Abstract 15306: Detection of Left Ventricular Diastolic Dysfunction Using P Wave Morphology on Electrocardiography
Background: Left ventricular (LV) diastolic dysfunction could determine exercise capacity and is relevant to prognosis of patients with heart failure.
Assessment of its presence is critical for the diagnosis and management of heart failure, but it requires imaging modality such as echocardiography. Left atrial (LA) enlargement is associated with LV diastolic dysfunction, and P-wave morphology on electrocardiography (ECG) has been used for the diagnosis of LA enlargement. We investigated whether P-wave morphology could predict LV diastolic dysfunction.
Methods and Results: We analyzed ECG in 543 patients who showed biphasic P wave in V1 lead among consecutive 775 patients who underwent ECG and echocardiography in a same day. Patients with history of apparent atrial fibrillation were excluded. We measured P-wave duration and P terminal force in V1 lead using a digital caliper. We measured early mitral valve flow velocity (E) and septal mitral valve annular velocity (e’) on echocardiography to determine an E/e’ ratio, and also measured LA volume to determine LA volume index (LAVI). LV diastolic dysfunction was defined as E/e’ ratio >15 and LAVI ≥ 34 mL/m2 based on criteria endorsed by American Society of Echocardiography.
LV diastolic dysfunction was diagnosed in 28 patients (5.2%). The patients with diastolic dysfunction had larger P terminal force (0.060±0.037 mVsec vs. 0.044±0.027, p=0.003) and wider P wave duration (107.2±23.5 vs. 96.9±19.8 msec, p=0.008) than those without diastolic dysfunction. Receiver operator curve (ROC) analysis demonstrated that P terminal force predicted LV diastolic dysfunction with sensitivity of 75.0% and specificity of 56.9% when 0.040 mVsec was used as an optimal cutoff value (AUC=0.65). P wave duration detected diastolic dysfunction with sensitivity of 46.4% but with specificity of 83.0%, using 112 msec as a cutoff value (AUC=0.65).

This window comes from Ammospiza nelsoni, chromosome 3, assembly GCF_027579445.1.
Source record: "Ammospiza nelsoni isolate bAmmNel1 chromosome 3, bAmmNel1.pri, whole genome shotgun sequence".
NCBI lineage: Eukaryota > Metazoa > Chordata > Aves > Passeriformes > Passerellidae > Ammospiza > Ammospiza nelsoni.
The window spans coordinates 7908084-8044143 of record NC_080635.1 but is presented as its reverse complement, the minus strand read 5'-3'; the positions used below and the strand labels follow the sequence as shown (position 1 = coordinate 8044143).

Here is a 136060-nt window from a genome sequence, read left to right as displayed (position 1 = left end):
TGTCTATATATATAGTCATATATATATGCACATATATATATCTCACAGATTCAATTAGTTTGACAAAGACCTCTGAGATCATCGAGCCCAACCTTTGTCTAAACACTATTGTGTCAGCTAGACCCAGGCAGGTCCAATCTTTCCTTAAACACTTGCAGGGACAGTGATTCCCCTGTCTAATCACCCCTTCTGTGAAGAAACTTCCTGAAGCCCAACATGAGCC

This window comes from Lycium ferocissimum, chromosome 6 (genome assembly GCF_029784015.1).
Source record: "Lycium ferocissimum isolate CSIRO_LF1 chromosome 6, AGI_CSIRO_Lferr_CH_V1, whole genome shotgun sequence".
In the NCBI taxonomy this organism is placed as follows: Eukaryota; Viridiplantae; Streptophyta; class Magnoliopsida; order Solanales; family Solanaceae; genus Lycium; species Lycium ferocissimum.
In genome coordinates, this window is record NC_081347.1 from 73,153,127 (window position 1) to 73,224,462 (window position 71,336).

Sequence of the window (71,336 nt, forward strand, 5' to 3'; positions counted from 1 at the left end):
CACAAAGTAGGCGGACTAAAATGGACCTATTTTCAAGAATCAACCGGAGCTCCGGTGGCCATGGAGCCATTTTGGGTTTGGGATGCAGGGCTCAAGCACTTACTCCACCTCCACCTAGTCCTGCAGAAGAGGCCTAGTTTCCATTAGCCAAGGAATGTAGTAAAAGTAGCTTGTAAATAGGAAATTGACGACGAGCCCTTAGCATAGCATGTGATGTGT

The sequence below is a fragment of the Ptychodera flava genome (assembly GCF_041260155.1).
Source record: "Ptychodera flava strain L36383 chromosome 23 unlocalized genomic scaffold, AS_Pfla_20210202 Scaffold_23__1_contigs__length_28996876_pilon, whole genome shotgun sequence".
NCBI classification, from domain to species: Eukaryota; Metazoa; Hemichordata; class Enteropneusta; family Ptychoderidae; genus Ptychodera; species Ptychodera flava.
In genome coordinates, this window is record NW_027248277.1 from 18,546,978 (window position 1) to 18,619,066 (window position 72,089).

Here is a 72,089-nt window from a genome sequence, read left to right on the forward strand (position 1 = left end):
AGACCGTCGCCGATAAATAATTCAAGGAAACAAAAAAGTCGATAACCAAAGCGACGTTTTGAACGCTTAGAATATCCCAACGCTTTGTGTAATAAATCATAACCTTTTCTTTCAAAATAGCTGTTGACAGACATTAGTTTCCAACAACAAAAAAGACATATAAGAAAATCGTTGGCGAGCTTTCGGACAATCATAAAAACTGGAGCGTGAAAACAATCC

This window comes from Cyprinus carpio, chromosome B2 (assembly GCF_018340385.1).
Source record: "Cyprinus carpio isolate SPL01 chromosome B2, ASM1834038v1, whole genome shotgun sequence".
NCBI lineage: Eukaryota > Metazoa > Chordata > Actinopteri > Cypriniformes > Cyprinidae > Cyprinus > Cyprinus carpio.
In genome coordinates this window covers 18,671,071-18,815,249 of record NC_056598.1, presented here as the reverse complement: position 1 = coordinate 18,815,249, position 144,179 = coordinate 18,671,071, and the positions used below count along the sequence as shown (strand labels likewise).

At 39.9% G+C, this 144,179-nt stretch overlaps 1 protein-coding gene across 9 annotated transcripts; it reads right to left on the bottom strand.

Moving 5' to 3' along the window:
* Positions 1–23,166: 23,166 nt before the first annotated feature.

Conclusions: P terminal force in V1 lead detected LV diastolic dysfunction with a good sensitivity while P wave duration detected it with high specificity but with low sensitivity. P wave morphology of V1 lead could be used as a screening tool for LV diastolic dysfunction in daily practice.
- © 2013 by American Heart Association, Inc.